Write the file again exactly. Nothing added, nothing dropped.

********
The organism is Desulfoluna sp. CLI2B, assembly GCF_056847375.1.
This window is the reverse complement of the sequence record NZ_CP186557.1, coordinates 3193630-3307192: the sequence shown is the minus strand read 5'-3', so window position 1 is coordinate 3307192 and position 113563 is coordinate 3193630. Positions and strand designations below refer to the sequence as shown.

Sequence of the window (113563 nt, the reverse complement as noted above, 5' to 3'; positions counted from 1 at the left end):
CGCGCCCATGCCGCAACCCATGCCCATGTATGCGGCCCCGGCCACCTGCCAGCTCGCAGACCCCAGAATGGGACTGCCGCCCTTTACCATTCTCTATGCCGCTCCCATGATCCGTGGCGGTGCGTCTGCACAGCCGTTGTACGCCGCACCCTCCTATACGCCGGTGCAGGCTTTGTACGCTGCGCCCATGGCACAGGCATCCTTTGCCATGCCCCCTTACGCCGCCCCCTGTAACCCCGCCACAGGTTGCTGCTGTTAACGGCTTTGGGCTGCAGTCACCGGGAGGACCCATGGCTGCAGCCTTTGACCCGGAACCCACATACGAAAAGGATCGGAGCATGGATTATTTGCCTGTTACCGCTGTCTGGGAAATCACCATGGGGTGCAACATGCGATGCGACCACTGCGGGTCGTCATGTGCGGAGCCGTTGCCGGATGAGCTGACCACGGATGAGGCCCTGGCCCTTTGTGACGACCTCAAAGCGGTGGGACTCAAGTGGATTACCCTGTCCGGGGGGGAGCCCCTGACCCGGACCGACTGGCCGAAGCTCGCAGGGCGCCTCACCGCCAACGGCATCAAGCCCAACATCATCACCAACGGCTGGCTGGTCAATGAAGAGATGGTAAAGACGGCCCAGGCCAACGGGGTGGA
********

The organism is Desulfoluna sp. CLI2B, assembly GCF_056847375.1.
This window is the reverse complement of the sequence record NZ_CP186557.1, coordinates 3193630-3307192: the sequence shown is the minus strand read 5'-3', so window position 1 is coordinate 3307192 and position 113563 is coordinate 3193630. Positions and strand designations below refer to the sequence as shown.

Sequence of the window (113563 nt, the reverse complement as noted above, 5' to 3'; positions counted from 1 at the left end):
CGCGCCCATGCCGCAACCCATGCCCATGTATGCGGCCCCGGCCACCTGCCAGCTCGCAGACCCCAGAATGGGACTGCCGCCCTTTACCATTCTCTATGCCGCTCCCATGATCCGTGGCGGTGCGTCTGCACAGCCGTTGTACGCCGCACCCTCCTATACGCCGGTGCAGGCTTTGTACGCTGCGCCCATGGCACAGGCATCCTTTGCCATGCCCCCTTACGCCGCCCCCTGTAACCCCGCCACAGGTTGCTGCTGTTAACGGCTTTGGGCTGCAGTCACCGGGAGGACCCATGGCTGCAGCCTTTGACCCGGAACCCACATACGAAAAGGATCGGAGCATGGATTATTTGCCTGTTACCGCTGTCTGGGAAATCACCATGGGGTGCAACATGCGATGCGACCACTGCGGGTCGTCATGTGCGGAGCCGTTGCCGGATGAGCTGACCACGGATGAGGCCCTGGCCCTTTGTGACGACCTCAAAGCGGTGGGACTCAAGTGGATTACCCTGTCCGGGGGGGAGCCCCTGACCCGGACCGACTGGCCGAAGCTCGCAGGGCGCCTCACCGCCAACGGCATCAAGCCCAACATCATCACCAACGGCTGGCTGGTCAATGAAGAGATGGTAAAGACGGCCCAGGCCAACGGGGTGGA